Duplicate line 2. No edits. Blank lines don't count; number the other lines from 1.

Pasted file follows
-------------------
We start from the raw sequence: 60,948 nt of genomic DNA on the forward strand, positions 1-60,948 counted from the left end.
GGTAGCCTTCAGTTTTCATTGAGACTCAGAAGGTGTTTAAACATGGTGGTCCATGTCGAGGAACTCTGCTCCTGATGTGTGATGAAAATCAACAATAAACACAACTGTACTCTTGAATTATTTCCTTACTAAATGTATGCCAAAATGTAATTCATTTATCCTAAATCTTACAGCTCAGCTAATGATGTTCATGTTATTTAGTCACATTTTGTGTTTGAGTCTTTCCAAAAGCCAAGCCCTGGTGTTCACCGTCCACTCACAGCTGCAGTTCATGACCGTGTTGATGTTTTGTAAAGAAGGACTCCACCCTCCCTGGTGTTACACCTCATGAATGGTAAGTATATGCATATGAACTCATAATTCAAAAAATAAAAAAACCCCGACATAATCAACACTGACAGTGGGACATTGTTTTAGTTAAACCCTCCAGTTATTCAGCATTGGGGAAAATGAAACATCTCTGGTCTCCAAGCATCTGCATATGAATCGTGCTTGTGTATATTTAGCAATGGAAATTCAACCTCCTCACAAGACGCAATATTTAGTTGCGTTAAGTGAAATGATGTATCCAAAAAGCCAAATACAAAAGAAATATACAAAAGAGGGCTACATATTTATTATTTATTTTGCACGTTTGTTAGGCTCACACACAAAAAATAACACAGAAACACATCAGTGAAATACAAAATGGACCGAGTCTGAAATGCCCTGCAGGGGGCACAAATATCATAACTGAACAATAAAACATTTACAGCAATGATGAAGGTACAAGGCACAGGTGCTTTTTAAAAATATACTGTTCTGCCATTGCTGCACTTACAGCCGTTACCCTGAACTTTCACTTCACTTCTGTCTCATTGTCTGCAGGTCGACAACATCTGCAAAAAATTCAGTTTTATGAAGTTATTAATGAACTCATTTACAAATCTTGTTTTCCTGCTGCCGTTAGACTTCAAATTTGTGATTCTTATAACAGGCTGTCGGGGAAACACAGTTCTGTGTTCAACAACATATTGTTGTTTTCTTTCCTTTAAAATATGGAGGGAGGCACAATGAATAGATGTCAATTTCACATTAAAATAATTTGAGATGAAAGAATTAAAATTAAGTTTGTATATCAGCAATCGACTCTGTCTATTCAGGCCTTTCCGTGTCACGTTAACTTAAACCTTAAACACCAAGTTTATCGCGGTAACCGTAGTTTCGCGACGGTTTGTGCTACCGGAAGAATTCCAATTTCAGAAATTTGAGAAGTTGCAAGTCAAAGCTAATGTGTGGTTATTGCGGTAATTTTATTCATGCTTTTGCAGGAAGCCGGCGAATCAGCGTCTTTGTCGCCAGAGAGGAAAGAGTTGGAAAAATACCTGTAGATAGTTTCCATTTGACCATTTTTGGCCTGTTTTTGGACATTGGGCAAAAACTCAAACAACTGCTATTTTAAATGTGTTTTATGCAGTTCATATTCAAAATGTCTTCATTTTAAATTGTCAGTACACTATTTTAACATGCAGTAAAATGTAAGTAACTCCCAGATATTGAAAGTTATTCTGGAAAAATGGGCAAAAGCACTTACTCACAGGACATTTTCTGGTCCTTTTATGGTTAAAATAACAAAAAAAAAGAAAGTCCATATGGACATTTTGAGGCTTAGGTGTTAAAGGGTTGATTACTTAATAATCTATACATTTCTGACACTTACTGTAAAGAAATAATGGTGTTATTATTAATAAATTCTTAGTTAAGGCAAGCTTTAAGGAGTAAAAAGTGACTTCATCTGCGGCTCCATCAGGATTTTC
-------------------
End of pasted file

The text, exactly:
GGTAGCCTTCAGTTTTCATTGAGACTCAGAAGGTGTTTAAACATGGTGGTCCATGTCGAGGAACTCTGCTCCTGATGTGTGATGAAAATCAACAATAAACACAACTGTACTCTTGAATTATTTCCTTACTAAATGTATGCCAAAATGTAATTCATTTATCCTAAATCTTACAGCTCAGCTAATGATGTTCATGTTATTTAGTCACATTTTGTGTTTGAGTCTTTCCAAAAGCCAAGCCCTGGTGTTCACCGTCCACTCACAGCTGCAGTTCATGACCGTGTTGATGTTTTGTAAAGAAGGACTCCACCCTCCCTGGTGTTACACCTCATGAATGGTAAGTATATGCATATGAACTCATAATTCAAAAAATAAAAAAACCCCGACATAATCAACACTGACAGTGGGACATTGTTTTAGTTAAACCCTCCAGTTATTCAGCATTGGGGAAAATGAAACATCTCTGGTCTCCAAGCATCTGCATATGAATCGTGCTTGTGTATATTTAGCAATGGAAATTCAACCTCCTCACAAGACGCAATATTTAGTTGCGTTAAGTGAAATGATGTATCCAAAAAGCCAAATACAAAAGAAATATACAAAAGAGGGCTACATATTTATTATTTATTTTGCACGTTTGTTAGGCTCACACACAAAAAATAACACAGAAACACATCAGTGAAATACAAAATGGACCGAGTCTGAAATGCCCTGCAGGGGGCACAAATATCATAACTGAACAATAAAACATTTACAGCAATGATGAAGGTACAAGGCACAGGTGCTTTTTAAAAATATACTGTTCTGCCATTGCTGCACTTACAGCCGTTACCCTGAACTTTCACTTCACTTCTGTCTCATTGTCTGCAGGTCGACAACATCTGCAAAAAATTCAGTTTTATGAAGTTATTAATGAACTCATTTACAAATCTTGTTTTCCTGCTGCCGTTAGACTTCAAATTTGTGATTCTTATAACAGGCTGTCGGGGAAACACAGTTCTGTGTTCAACAACATATTGTTGTTTTCTTTCCTTTAAAATATGGAGGGAGGCACAATGAATAGATGTCAATTTCACATTAAAATAATTTGAGATGAAAGAATTAAAATTAAGTTTGTATATCAGCAATCGACTCTGTCTATTCAGGCCTTTCCGTGTCACGTTAACTTAAACCTTAAACACCAAGTTTATCGCGGTAACCGTAGTTTCGCGACGGTTTGTGCTACCGGAAGAATTCCAATTTCAGAAATTTGAGAAGTTGCAAGTCAAAGCTAATGTGTGGTTATTGCGGTAATTTTATTCATGCTTTTGCAGGAAGCCGGCGAATCAGCGTCTTTGTCGCCAGAGAGGAAAGAGTTGGAAAAATACCTGTAGATAGTTTCCATTTGACCATTTTTGGCCTGTTTTTGGACATTGGGCAAAAACTCAAACAACTGCTATTTTAAATGTGTTTTATGCAGTTCATATTCAAAATGTCTTCATTTTAAATTGTCAGTACACTATTTTAACATGCAGTAAAATGTAAGTAACTCCCAGATATTGAAAGTTATTCTGGAAAAATGGGCAAAAGCACTTACTCACAGGACATTTTCTGGTCCTTTTATGGTTAAAATAACAAAAAAAAAGAAAGTCCATATGGACATTTTGAGGCTTAGGTGTTAAAGGGTTGATTACTTAATAATCTATACATTTCTGACACTTACTGTAAAGAAATAATGGTGTTATTATTAATAAATTCTTAGTTAAGGCAAGCTTTAAGGAGTAAAAAGTGACTTCATCTGCGGCTCCATCAGGATTTTC